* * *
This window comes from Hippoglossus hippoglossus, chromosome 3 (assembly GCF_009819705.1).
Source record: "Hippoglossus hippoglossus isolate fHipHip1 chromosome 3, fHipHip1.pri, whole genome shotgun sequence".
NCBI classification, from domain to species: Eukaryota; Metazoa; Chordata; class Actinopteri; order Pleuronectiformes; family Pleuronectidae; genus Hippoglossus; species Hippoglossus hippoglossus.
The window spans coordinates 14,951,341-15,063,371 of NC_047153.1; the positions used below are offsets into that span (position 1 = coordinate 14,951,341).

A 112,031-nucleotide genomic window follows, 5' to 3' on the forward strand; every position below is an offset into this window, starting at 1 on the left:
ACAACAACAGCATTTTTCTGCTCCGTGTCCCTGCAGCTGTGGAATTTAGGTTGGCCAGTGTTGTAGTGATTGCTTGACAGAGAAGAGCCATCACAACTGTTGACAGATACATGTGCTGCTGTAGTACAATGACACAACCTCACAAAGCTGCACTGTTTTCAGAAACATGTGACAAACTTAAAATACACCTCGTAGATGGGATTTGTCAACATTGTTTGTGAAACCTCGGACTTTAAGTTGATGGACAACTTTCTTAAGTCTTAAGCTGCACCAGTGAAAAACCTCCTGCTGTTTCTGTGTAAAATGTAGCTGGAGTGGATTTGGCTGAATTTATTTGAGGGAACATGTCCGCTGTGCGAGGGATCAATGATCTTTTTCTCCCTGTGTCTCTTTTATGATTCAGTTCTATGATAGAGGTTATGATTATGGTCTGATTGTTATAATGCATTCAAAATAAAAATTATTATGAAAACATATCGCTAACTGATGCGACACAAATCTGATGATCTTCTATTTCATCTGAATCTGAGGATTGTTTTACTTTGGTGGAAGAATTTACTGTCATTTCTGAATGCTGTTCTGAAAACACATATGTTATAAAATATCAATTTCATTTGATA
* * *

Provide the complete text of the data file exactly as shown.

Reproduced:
This window comes from Hippoglossus hippoglossus, chromosome 3 (assembly GCF_009819705.1).
Source record: "Hippoglossus hippoglossus isolate fHipHip1 chromosome 3, fHipHip1.pri, whole genome shotgun sequence".
NCBI classification, from domain to species: Eukaryota; Metazoa; Chordata; class Actinopteri; order Pleuronectiformes; family Pleuronectidae; genus Hippoglossus; species Hippoglossus hippoglossus.
The window spans coordinates 14,951,341-15,063,371 of NC_047153.1; the positions used below are offsets into that span (position 1 = coordinate 14,951,341).

A 112,031-nucleotide genomic window follows, 5' to 3' on the forward strand; every position below is an offset into this window, starting at 1 on the left:
ACAACAACAGCATTTTTCTGCTCCGTGTCCCTGCAGCTGTGGAATTTAGGTTGGCCAGTGTTGTAGTGATTGCTTGACAGAGAAGAGCCATCACAACTGTTGACAGATACATGTGCTGCTGTAGTACAATGACACAACCTCACAAAGCTGCACTGTTTTCAGAAACATGTGACAAACTTAAAATACACCTCGTAGATGGGATTTGTCAACATTGTTTGTGAAACCTCGGACTTTAAGTTGATGGACAACTTTCTTAAGTCTTAAGCTGCACCAGTGAAAAACCTCCTGCTGTTTCTGTGTAAAATGTAGCTGGAGTGGATTTGGCTGAATTTATTTGAGGGAACATGTCCGCTGTGCGAGGGATCAATGATCTTTTTCTCCCTGTGTCTCTTTTATGATTCAGTTCTATGATAGAGGTTATGATTATGGTCTGATTGTTATAATGCATTCAAAATAAAAATTATTATGAAAACATATCGCTAACTGATGCGACACAAATCTGATGATCTTCTATTTCATCTGAATCTGAGGATTGTTTTACTTTGGTGGAAGAATTTACTGTCATTTCTGAATGCTGTTCTGAAAACACATATGTTATAAAATATCAATTTCATTTGATA